Beverage Bites: news up to February 12, 2015

Coca-Cola and milk, stevia without the plant and more beverage bites

By Rachel Arthur

- Last updated on GMT

Stevia - without the stevia plants?
Stevia - without the stevia plants?

Related tags Stevia

A feast of financial results from some of the industry’s big players (Coca-Cola, PepsiCo, Crown Holdings, Pernod Ricard, and Heineken); a potential shake up in beverage can manufacturing; and stevia from fermentation technology: some of the nuggets of news in this week’s ‘Beverage Bites’ feature. 

Coca-Cola and PepsiCo eye up 2015

Coca-Cola and PepsiCo both defied analyst expectations as they released their FY2014 results this week, with better than expected figures. However, the beverage giants see challenges for 2015, including economic downturns and political disruption. Read the results for Coca-Cola here​ and PepsiCo here​.

Meanwhile, Coca-Cola has set its eyes on a new category: milk. Fairlife CEO Steve Jones says the white stuff has been lacking innovation: the new premium brand will boast high protein and calcium content, zero lactose, 50% less sugar, and an extended shelf life. As to whether it will be a success – Jones says consumers want the added value​.  

Ball, Rexam, and Crown: the latest in beverage can manufacturing

A £4.3bn ($6.6bn) deal could see two of the world’s largest beverage can manufacturers combine. Ball Corporation (headquartered in the US) is in talks to buy UK rival Rexam​. 

Meanwhile, Crown Holdings – the third largest beverage can manufacturer behind Rexam and Ball – posted its FY2014 results. Net sales grew to $9.1bn in 2014, compared to $8.7bn in 2013 (each period ending December 31). Crown says this is thanks mainly to its Mivisa acquisition and increased global beverage can volumes.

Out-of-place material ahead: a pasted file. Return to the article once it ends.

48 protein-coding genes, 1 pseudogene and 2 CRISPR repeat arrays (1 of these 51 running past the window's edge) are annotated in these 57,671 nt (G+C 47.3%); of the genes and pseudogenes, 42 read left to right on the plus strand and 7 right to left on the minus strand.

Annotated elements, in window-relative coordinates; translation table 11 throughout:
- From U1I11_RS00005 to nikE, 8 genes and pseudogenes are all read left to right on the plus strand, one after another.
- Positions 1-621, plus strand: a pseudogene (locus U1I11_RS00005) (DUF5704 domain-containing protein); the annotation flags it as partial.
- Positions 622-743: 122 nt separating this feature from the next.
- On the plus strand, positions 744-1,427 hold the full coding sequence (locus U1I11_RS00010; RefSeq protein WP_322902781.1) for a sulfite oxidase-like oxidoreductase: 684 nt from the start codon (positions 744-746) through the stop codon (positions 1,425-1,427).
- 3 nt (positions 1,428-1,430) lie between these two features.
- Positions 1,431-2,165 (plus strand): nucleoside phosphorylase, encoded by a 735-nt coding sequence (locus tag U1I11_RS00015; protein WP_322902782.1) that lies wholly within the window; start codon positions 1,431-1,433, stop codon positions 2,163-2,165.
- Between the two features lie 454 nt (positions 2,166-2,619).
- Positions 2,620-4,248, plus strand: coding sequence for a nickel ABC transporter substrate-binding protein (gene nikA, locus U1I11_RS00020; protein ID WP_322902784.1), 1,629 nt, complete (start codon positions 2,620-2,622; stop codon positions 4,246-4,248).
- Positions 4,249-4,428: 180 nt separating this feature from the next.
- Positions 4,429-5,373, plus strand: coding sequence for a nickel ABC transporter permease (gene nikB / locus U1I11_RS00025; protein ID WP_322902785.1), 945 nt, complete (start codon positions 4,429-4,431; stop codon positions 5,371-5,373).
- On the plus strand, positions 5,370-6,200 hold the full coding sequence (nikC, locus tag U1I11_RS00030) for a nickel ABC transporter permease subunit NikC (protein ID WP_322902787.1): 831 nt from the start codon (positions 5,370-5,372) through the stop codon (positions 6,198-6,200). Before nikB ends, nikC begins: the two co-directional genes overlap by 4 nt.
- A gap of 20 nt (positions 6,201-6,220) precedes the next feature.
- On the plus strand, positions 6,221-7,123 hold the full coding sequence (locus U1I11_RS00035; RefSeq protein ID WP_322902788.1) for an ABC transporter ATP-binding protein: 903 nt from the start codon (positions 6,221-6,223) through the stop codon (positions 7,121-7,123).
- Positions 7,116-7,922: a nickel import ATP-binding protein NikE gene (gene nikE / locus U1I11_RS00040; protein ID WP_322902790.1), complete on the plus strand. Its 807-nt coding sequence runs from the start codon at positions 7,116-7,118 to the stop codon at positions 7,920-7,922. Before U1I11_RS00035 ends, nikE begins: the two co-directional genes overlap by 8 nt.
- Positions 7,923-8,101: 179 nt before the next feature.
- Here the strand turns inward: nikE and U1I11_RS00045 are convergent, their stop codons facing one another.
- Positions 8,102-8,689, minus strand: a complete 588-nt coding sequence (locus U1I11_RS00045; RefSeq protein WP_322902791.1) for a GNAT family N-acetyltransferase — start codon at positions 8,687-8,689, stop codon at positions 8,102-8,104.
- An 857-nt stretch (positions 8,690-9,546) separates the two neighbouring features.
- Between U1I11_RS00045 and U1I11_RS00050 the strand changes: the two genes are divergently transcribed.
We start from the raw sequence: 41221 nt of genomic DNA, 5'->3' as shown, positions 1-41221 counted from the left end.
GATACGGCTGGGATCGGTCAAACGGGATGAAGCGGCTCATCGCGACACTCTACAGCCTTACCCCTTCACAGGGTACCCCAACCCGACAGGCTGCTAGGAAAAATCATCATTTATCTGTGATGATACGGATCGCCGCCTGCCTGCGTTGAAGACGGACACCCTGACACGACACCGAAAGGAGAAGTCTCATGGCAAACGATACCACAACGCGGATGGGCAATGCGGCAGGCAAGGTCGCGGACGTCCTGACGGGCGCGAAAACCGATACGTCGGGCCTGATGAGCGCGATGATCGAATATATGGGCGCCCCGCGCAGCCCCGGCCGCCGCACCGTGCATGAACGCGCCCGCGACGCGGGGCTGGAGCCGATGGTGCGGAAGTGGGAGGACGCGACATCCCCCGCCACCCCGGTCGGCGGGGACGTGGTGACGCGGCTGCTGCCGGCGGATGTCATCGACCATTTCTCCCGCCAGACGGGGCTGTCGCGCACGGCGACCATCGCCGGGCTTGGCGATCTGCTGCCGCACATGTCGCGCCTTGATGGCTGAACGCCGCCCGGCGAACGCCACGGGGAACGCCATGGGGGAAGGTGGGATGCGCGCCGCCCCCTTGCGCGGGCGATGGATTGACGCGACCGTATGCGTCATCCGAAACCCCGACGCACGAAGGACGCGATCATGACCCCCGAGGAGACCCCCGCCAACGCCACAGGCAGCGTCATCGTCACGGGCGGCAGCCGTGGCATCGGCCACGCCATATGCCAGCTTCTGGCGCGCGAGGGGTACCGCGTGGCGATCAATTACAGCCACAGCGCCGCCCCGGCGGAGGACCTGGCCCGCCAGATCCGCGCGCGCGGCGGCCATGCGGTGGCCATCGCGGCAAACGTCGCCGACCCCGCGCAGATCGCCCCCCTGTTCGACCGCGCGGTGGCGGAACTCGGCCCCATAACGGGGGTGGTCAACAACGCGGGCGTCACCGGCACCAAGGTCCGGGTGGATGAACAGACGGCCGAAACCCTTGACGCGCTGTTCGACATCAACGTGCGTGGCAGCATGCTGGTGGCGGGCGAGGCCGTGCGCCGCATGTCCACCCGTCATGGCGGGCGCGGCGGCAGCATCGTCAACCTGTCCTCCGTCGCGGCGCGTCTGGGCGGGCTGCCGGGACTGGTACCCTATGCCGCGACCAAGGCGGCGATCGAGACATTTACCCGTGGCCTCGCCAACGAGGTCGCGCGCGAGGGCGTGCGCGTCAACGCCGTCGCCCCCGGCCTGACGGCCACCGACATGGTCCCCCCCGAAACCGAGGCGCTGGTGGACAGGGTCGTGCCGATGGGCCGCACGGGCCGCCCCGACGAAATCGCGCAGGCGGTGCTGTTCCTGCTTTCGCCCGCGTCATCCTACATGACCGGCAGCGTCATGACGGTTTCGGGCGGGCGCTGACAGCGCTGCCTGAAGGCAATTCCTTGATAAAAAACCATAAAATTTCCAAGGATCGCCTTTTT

fairlife 2
Fairlife chocolate milk

Stevia without the stevia plant

Steviol glycosides (the compounds responsible for giving stevia leaves their sweet taste) could be derived via fermentation, without the need for stevia plants.

On Monday, Swiss firm Evolva Holding SA announced it expects to launch such stevia sweeteners next year.

Stevia can be used in beverages as a replacement for sugar. Evolva and agri-giant Cargill have been working together on fermentation technologies since filing a patent for the technology in 2013.

The technology could mean production of better tasting, low-cost steviol glycosides – including rebaudioside D and rebaudioside M - which are not commercially viable at the moment because they are only present in leaves in very low concentrations.

Whisky, champagne, and beer

Pernod Ricard noted a gradual improvement as it announced its half year 2014-15 sales and results today (Thursday 12). Sales for the period totalled €4.62bn ($5.24bn), with organic sales growth up 1%. The company says growth was powered by whiskies (in particular Jameson, The Glenlivet, Ballantine’s, and Indian whiskies) and champagnes (Mumm and Perrier-Jouët).

Foster's Radler - 2% ABV

Meanwhile, Heineken is turning to products with a low ABV - it released its FY2014 results yesterday​.

And finally… forget the gym, burn fat with wine

Wine could help you burn fat better​, according to researchers in the US.

They studied the effect of ellagic acid – as found in muscadine grapes – on fat cells. In their study, ellagic acid dramatically slowed the growth of fat cells, and delayed new ones from growing.

Muscadine grapes have already gained plenty of attention from scientists: they also contain resveratrol, which has been earmarked as an agent which lowers cholesterol and coronary heart disease risk. 

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